The Devils of this era were known for the neutral zone trap. While the team continued to play that system, it is important to note how it also led to offense. The Devils created turnovers in the neutral zone or defensive zone and quickly transitioned up the ice. In 1999-2000 the team scored 251 goals in the regular season. This was the highest total in the Eastern Conference, and second highest in the NHL.

Top Scorers

The team’s top scorers were the aforementioned Gomez and Elias. At the age of only 23, Elias averaged a point-per-game with his 72 points in 72 games. He was easily the best player on the Devils and one of the best in the league. He only solidified this fact when he led the Devils in scoring the following year with 96 points, a career high.

In-Season Additions

The Devils didn’t make many notable trades during the year. They dealt away Vadim Sharifijinov (20 GP, 7 P) and brought in Deron Quint (4 GP, 1 P).

Easily the best on-ice addition the team made, though, was the addition of Vladimir Malakhov. The 31-year-old defenseman was acquired from the Montreal Canadiens. He only managed to play 17 games and scored five points before the regular season ended. In the playoffs, he matched his five points in 23 games. He was not a star player by any means but was the best that New Jersey brought in during the campaign. He helped solidify the defensive corps for the long grind to Lord Stanley.

Off the ice, things changed with just eight games left in the season. Lou Lamoriello made the shocking move of firing head coach Robbie Ftorek. Named as his replacement was Larry Robinson. Robinson would go 4-4-0 in his his first couple of weeks as head coach. Many fans and analysts wondered how a team would perform given the sudden and suprising coaching change.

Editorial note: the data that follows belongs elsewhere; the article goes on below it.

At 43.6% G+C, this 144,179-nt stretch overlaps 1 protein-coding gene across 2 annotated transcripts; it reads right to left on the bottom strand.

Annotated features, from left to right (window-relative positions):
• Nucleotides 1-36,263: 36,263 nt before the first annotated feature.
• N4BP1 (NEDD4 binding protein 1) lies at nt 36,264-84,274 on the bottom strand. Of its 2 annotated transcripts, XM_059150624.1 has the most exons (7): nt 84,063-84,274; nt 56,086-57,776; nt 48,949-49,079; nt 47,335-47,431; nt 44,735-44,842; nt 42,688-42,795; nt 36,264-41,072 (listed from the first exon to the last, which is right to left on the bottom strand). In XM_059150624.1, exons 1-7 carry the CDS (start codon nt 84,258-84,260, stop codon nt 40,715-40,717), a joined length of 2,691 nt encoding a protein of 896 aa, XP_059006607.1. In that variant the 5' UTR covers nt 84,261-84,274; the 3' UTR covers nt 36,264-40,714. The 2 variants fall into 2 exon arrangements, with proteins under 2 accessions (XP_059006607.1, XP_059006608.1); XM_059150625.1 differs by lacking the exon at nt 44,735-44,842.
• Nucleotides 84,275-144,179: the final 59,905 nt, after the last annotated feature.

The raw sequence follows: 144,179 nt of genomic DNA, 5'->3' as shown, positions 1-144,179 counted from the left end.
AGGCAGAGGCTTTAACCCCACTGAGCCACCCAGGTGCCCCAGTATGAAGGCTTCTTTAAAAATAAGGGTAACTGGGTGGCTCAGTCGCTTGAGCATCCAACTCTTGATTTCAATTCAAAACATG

Playoff Performers

The playoffs saw a burst of scoring from Arnott. He tied Elias for the leading scorer in the playoffs with 20 points in the 23 games played. Sykora was also a strong playoff performer with 17 points.

The team’s best playoff performer was Scott Stevens, though. The team captain only scored 29 points in 78 games during the regular season but blew up in the playoffs with 11 points in 23 games. Add in his stellar defensive work and Stevens was given the Conn Smythe Trophy as Playoff MVP.

End Result

The end result was one that the team was reaching for the past four years. They finally won the Stanley Cup, after four seasons of being one of the best teams in the league, the Devils finally lifted Lord Stanley’s Cup in the 2000 Stanley Cup Playoffs. They swept the Florida Panthers in the first round; disposed of the Toronto Maple Leafs in six games in round two; beat the Philadelphia Flyers in seven games in the Conference Final, and defeated the defending Cup Champs, the Dallas Stars in a six-game Stanley Cup Final. Arnott scored the cup winning goal in double overtime of game six.

The 1999-00 Devils were a legendary team in every aspect of the game. They had an amazing goal-scoring duo in the form of Elias and Sykora, great playmakers in Gomez and Arnott, a starting goalie that is one of the best in history and star defence with Stevens, Scott Niedermayer and Ken Daneyko. After a few years of failing in the playoffs, the strong Devils team finally won their second Stanley Cup in the 2000 playoffs.

Main Photo:

Embed from Getty Images

2 COMMENTS

  1. Great article.

    Can it be argued though that the 2000-2001 team was even better?

    By that point that A-Line had become even more dominant and Gomez-Mogilny had developed a ton of chemistry. Of course, the elephant in the room is that we didn’t win the cup, but we probably deserved it.

    • The goal is to win the Stanley Cup

      It’s not the best team, it’s the best season. A season that ends in Cup win is better than one that ends in a loss.

LEAVE A REPLY

This site uses Akismet to reduce spam. Learn how your comment data is processed.